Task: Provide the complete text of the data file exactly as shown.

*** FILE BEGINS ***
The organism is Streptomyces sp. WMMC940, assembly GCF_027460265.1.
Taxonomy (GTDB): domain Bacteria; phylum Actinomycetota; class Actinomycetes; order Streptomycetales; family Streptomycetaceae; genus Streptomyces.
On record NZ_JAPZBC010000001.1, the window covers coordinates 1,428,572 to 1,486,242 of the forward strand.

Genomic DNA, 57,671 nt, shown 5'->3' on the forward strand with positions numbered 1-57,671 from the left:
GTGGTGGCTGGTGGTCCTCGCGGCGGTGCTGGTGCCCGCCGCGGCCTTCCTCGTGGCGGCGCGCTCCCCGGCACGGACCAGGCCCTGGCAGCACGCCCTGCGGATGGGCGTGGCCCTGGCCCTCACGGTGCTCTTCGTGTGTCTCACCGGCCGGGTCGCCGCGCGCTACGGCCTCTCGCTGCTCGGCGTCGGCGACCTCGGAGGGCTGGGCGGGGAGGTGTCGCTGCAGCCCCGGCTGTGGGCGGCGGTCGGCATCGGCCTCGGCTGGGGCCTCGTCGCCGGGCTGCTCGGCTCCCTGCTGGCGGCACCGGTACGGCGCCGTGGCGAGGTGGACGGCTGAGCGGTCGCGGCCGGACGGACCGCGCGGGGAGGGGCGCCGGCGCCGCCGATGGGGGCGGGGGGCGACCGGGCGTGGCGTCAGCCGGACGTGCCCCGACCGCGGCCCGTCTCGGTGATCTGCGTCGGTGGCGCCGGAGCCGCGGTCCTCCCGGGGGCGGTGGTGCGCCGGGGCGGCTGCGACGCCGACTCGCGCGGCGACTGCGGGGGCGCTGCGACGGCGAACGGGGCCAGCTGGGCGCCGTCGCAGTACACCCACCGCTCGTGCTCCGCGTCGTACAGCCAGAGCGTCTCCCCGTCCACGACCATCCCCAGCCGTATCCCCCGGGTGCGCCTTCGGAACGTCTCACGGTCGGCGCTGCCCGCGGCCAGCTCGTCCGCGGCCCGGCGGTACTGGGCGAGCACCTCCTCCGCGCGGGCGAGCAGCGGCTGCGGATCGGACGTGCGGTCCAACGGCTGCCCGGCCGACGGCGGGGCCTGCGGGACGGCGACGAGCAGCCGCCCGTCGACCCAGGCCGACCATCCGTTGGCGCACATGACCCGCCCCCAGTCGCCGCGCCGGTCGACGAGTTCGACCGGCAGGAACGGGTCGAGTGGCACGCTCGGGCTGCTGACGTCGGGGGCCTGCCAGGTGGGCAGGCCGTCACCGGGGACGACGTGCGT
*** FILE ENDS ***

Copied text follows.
The organism is Streptomyces sp. WMMC940, assembly GCF_027460265.1.
Taxonomy (GTDB): domain Bacteria; phylum Actinomycetota; class Actinomycetes; order Streptomycetales; family Streptomycetaceae; genus Streptomyces.
On record NZ_JAPZBC010000001.1, the window covers coordinates 1,428,572 to 1,486,242 of the forward strand.

Genomic DNA, 57,671 nt, shown 5'->3' on the forward strand with positions numbered 1-57,671 from the left:
GTGGTGGCTGGTGGTCCTCGCGGCGGTGCTGGTGCCCGCCGCGGCCTTCCTCGTGGCGGCGCGCTCCCCGGCACGGACCAGGCCCTGGCAGCACGCCCTGCGGATGGGCGTGGCCCTGGCCCTCACGGTGCTCTTCGTGTGTCTCACCGGCCGGGTCGCCGCGCGCTACGGCCTCTCGCTGCTCGGCGTCGGCGACCTCGGAGGGCTGGGCGGGGAGGTGTCGCTGCAGCCCCGGCTGTGGGCGGCGGTCGGCATCGGCCTCGGCTGGGGCCTCGTCGCCGGGCTGCTCGGCTCCCTGCTGGCGGCACCGGTACGGCGCCGTGGCGAGGTGGACGGCTGAGCGGTCGCGGCCGGACGGACCGCGCGGGGAGGGGCGCCGGCGCCGCCGATGGGGGCGGGGGGCGACCGGGCGTGGCGTCAGCCGGACGTGCCCCGACCGCGGCCCGTCTCGGTGATCTGCGTCGGTGGCGCCGGAGCCGCGGTCCTCCCGGGGGCGGTGGTGCGCCGGGGCGGCTGCGACGCCGACTCGCGCGGCGACTGCGGGGGCGCTGCGACGGCGAACGGGGCCAGCTGGGCGCCGTCGCAGTACACCCACCGCTCGTGCTCCGCGTCGTACAGCCAGAGCGTCTCCCCGTCCACGACCATCCCCAGCCGTATCCCCCGGGTGCGCCTTCGGAACGTCTCACGGTCGGCGCTGCCCGCGGCCAGCTCGTCCGCGGCCCGGCGGTACTGGGCGAGCACCTCCTCCGCGCGGGCGAGCAGCGGCTGCGGATCGGACGTGCGGTCCAACGGCTGCCCGGCCGACGGCGGGGCCTGCGGGACGGCGACGAGCAGCCGCCCGTCGACCCAGGCCGACCATCCGTTGGCGCACATGACCCGCCCCCAGTCGCCGCGCCGGTCGACGAGTTCGACCGGCAGGAACGGGTCGAGTGGCACGCTCGGGCTGCTGACGTCGGGGGCCTGCCAGGTGGGCAGGCCGTCACCGGGGACGACGTGCGT